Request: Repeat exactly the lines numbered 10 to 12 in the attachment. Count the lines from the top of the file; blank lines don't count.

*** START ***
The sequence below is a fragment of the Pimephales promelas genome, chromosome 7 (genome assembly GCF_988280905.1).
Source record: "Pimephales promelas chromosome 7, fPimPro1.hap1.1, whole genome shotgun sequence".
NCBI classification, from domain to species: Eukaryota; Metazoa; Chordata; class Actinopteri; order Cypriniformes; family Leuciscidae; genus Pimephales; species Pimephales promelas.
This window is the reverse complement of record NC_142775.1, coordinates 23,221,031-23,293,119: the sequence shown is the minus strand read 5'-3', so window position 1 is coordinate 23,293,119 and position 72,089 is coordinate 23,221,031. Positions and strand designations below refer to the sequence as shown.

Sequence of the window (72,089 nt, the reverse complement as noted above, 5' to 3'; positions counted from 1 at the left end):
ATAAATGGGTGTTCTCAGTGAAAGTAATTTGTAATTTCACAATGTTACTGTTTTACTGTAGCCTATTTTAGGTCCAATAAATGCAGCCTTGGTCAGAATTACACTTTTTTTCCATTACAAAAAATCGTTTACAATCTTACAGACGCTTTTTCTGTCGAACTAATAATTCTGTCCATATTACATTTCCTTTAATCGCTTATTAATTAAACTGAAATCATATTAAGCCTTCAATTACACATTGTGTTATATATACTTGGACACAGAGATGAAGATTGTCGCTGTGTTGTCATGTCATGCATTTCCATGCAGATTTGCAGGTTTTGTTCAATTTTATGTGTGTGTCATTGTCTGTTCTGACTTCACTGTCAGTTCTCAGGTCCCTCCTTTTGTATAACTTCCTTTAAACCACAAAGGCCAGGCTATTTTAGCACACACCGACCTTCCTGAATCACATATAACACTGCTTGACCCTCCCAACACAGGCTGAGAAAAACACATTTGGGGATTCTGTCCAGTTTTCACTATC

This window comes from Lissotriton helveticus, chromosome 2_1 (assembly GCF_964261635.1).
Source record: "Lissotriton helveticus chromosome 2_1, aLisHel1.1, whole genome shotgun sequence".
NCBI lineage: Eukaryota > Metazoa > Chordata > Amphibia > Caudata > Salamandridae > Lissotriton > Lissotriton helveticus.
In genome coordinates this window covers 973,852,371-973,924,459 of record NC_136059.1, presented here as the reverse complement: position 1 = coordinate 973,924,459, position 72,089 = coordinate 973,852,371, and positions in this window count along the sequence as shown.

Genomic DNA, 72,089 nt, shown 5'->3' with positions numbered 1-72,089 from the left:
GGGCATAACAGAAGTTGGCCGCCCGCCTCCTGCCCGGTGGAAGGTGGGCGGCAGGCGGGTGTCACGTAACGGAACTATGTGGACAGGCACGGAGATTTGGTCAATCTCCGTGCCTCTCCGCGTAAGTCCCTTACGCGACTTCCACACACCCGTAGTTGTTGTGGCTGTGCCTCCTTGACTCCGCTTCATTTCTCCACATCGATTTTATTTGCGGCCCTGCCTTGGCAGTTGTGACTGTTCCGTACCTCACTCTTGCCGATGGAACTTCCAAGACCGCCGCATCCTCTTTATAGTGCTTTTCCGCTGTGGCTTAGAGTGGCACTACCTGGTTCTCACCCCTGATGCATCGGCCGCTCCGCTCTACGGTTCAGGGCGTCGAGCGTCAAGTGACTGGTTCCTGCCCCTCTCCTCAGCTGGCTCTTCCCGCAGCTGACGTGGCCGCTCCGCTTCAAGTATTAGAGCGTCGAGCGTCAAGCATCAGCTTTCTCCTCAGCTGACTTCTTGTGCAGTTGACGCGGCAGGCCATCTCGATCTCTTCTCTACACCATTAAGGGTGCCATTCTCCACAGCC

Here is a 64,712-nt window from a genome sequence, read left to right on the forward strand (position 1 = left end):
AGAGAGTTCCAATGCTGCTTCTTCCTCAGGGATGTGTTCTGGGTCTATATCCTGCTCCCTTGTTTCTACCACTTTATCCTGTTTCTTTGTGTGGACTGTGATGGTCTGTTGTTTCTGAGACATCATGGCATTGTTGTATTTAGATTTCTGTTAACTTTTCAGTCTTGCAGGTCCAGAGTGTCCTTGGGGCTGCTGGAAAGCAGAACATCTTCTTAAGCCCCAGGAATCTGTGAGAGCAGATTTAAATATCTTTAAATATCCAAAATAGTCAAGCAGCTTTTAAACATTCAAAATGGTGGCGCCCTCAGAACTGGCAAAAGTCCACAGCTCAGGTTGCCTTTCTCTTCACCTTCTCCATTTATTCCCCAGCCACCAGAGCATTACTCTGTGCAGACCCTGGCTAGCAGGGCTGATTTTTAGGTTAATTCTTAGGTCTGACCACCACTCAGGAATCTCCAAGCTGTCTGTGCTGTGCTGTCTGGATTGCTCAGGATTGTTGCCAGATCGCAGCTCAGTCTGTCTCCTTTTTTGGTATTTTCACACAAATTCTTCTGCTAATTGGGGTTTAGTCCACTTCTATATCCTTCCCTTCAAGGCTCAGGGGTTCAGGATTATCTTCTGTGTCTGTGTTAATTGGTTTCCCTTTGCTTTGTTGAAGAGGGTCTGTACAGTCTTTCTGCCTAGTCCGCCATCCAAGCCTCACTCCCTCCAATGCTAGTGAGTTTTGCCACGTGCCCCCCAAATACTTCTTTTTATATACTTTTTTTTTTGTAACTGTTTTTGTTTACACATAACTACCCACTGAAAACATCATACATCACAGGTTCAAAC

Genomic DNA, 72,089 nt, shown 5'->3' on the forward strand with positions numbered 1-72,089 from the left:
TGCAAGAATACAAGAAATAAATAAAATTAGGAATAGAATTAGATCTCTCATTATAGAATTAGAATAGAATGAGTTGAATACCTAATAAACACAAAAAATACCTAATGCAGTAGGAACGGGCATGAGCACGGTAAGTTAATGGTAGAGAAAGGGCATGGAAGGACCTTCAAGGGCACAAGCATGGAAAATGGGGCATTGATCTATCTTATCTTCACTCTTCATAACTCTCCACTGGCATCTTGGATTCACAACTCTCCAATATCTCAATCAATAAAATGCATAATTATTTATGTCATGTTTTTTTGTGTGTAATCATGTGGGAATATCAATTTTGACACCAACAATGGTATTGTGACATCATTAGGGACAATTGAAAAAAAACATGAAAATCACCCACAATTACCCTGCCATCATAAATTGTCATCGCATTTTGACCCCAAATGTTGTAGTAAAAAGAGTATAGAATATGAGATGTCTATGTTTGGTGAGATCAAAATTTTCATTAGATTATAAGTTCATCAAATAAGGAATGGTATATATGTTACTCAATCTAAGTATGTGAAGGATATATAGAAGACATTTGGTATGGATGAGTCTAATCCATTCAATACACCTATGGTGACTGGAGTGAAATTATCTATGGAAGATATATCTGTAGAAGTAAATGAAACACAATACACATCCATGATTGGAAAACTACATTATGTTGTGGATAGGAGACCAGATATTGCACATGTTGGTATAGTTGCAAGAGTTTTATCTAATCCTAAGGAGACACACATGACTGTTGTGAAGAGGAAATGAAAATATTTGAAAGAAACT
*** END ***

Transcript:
In genome coordinates this window covers 973,852,371-973,924,459 of record NC_136059.1, presented here as the reverse complement: position 1 = coordinate 973,924,459, position 72,089 = coordinate 973,852,371, and positions in this window count along the sequence as shown.

Genomic DNA, 72,089 nt, shown 5'->3' with positions numbered 1-72,089 from the left:
GGGCATAACAGAAGTTGGCCGCCCGCCTCCTGCCCGGTGGAAGGTGGGCGGCAGGCGGGTGTCACGTAACGGAACTATGTGGACAGGCACGGAGATTTGGTCAATCTCCGTGCCTCTCCGCGTAAGTCCCTTACGCGACTTCCACACACCCGTAGTTGTTGTGGCTGTGCCTCCTTGACTCCGCTTCATTTCTCCACATCGATTTTATTTGCGGCCCTGCCTTGGCAGTTGTGACTGTTCCGTACCTCACTCTTGCCGATGGAACTTCCAAGACCGCCGCATCCTCTTTATAGTGCTTTTCCGCTGTGGCTTAGAGTGGCACTACCTGGTTCTCACCCCTGATGCATCGGCCGCTCCGCTCTACGGTTCAGGGCGTCGAGCGTCAAGTGACTGGTTCCTGCCCCTCTCCTCAGCTGGCTCTTCCCGCAGCTGACGTGGCCGCTCCGCTTCAAGTATTAGAGCGTCGAGCGTCAAGCATCAGCTTTCTCCTCAGCTGACTTCTTGTGCAGTTGACGCGGCAGGCCATCTCGATCTCTTCTCTACACCATTAAGGGTGCCATTCTCCACAGCC